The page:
Against factions that can bring a lot of units to the battlefield, The Eater may be the only way to make use of all that magic and feed on all those units.
During the first turns is often important to play units as fast as possible to quickly develop the board. Some games we will able to mount a quick offense but others may struggle a bit if the opponent is quick to kill goblins. 

This is specially true if we have troubles to find that second quick gate which you should build as fast as possible.
You may delay building a gate 1 turn if there is a plan to sly Sneeks to build that gate on the offense, but in some games that delay can hurt a lot.
If necessary play their commons wherever. Even if they are not doing anything the turn played, it is better most of the time to just play them rather than saving them or discarding them, as Cave Goblins don’t have much use for magic.
there is only so many cards you can burn, as the deck is very inexpensive and you can quickly run out of gas if you burn too many units.

Cave Goblins need to balance putting and keeping a lot of pressure on with not overexposing their units so much that the opponent can kill them faster than they can replace them. Otherwise it is game over for the Cave Goblins.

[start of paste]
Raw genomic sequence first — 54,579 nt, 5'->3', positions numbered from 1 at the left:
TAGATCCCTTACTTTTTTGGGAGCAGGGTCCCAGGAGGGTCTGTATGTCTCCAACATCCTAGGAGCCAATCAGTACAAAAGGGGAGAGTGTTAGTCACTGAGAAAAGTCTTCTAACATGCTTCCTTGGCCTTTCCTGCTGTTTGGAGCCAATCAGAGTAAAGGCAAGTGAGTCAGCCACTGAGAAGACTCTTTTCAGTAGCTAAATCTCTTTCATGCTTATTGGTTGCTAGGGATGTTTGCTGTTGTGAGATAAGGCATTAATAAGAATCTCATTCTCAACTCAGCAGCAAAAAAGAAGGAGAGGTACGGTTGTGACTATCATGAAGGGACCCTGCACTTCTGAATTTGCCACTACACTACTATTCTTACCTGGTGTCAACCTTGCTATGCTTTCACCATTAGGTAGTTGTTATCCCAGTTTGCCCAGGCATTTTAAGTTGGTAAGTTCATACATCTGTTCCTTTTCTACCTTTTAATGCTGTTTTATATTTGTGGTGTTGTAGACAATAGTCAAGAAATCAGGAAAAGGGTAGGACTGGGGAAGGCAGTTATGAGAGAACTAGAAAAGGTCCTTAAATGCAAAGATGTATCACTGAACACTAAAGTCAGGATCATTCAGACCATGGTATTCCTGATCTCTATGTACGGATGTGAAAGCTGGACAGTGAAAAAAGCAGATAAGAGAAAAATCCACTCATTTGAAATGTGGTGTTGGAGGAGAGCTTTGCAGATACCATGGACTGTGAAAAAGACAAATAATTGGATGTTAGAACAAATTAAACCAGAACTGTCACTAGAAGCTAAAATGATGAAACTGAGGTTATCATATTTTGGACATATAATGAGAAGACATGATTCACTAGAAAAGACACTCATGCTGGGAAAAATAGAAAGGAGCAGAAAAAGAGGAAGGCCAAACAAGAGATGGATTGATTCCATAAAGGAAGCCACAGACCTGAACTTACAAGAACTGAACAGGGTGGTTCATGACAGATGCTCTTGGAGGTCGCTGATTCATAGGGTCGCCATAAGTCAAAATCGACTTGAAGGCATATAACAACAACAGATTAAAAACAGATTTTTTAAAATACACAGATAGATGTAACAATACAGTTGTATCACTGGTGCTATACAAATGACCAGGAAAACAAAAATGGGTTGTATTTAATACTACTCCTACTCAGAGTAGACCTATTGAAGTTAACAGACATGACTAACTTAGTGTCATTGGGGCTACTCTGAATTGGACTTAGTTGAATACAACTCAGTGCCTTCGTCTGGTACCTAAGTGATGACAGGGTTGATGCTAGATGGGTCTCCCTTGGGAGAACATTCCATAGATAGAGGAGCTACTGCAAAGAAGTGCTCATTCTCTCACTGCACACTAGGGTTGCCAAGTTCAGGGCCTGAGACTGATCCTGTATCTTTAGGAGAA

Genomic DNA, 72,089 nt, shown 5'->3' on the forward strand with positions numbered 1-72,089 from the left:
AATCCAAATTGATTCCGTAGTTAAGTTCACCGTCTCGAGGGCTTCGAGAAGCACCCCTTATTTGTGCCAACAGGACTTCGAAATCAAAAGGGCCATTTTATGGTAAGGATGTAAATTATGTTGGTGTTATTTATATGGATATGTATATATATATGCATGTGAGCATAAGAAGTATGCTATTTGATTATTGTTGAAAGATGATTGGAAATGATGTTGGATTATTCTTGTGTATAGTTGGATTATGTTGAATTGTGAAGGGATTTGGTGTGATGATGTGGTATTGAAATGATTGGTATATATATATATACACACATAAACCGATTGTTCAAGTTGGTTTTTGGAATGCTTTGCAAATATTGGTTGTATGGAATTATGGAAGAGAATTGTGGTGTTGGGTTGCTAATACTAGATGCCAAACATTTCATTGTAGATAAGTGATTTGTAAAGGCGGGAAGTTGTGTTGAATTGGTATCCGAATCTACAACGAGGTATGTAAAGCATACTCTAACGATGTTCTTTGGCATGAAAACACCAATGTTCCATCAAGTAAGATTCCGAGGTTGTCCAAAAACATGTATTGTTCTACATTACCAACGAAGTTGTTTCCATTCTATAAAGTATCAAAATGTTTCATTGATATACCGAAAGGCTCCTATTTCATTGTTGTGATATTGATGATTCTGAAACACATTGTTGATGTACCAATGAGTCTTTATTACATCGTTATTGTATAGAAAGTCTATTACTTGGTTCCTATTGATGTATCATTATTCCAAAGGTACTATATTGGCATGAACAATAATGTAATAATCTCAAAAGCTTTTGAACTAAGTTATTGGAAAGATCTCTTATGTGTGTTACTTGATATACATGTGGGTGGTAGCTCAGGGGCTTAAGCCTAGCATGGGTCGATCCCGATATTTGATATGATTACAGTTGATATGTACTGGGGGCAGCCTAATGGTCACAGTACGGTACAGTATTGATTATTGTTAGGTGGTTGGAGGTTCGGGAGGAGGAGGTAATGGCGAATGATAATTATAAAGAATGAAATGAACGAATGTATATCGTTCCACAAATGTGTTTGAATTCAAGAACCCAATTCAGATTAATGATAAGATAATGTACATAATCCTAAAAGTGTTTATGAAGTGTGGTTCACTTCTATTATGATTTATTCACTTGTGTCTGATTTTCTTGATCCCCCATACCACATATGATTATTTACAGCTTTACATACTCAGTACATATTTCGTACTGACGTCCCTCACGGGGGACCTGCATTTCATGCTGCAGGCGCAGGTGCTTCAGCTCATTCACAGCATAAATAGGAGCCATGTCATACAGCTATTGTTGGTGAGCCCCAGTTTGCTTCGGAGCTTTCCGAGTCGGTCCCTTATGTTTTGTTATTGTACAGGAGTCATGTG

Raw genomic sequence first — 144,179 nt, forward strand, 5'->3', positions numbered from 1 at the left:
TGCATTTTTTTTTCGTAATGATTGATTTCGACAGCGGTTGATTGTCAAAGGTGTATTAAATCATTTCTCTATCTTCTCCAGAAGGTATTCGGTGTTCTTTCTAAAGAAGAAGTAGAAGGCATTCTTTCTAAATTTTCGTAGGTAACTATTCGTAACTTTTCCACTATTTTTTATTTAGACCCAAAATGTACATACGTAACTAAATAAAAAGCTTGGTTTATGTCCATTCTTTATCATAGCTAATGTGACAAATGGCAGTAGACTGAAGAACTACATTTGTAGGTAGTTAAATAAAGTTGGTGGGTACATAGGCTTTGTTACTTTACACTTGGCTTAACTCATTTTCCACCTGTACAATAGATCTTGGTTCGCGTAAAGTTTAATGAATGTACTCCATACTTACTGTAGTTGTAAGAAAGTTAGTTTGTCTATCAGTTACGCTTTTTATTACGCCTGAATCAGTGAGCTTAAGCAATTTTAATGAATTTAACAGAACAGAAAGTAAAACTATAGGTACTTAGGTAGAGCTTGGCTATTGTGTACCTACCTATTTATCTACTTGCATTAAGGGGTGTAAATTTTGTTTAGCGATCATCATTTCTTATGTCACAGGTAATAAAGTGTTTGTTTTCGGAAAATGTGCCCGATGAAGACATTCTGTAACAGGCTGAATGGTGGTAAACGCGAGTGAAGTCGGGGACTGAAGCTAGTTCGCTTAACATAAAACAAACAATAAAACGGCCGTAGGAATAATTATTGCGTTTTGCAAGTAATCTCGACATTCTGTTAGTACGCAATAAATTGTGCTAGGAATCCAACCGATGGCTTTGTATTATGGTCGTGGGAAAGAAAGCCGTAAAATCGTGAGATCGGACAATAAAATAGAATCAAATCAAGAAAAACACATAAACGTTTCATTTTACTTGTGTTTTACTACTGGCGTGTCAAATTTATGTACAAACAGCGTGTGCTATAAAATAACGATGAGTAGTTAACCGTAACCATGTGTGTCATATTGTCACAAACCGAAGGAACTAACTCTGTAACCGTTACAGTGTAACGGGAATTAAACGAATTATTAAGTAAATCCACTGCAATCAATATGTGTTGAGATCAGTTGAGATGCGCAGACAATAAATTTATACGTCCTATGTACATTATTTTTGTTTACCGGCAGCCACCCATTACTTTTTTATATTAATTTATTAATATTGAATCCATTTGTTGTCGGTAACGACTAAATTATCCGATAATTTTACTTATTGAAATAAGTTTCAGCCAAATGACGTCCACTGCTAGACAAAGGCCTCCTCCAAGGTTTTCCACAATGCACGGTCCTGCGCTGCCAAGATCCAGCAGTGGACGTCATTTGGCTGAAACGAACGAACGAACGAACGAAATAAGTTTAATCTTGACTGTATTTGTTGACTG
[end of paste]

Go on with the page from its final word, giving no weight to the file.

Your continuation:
It’s correct to slow down in some scenarios to not allow the Cave Goblin units to easily be killed. The goal of the horde is really to reach a critical mass of units, but every turn they are not putting pressure on is a turn where the game is slipping away from them. 
Balancing both goals; pressure and survival, is indeed no easy task.

Key unrelenting turns are often critical for this goal, but because of the Cave goblins need to play the cards very fast,  is often hard to keep unrelenting for better turns.

Once you have a lot of units, Pile On, but especially Enrage The Horde will get a lot of value and Relentless units will become so much more relevant and Sneak can overwhelm the opponent with its added mobility.

At their worst they feel like you can’t get anything going, and just a disconnected bunch of weak units dying before accomplishing anything.  But when played optimally, they really can feel unstoppable, quickly overwhelming the opponent by doing 3 times what your enemy is doing. 
Copyrights for the Summoner Wars logo and art belong to Plaid Hat Games, used herein with their express permission.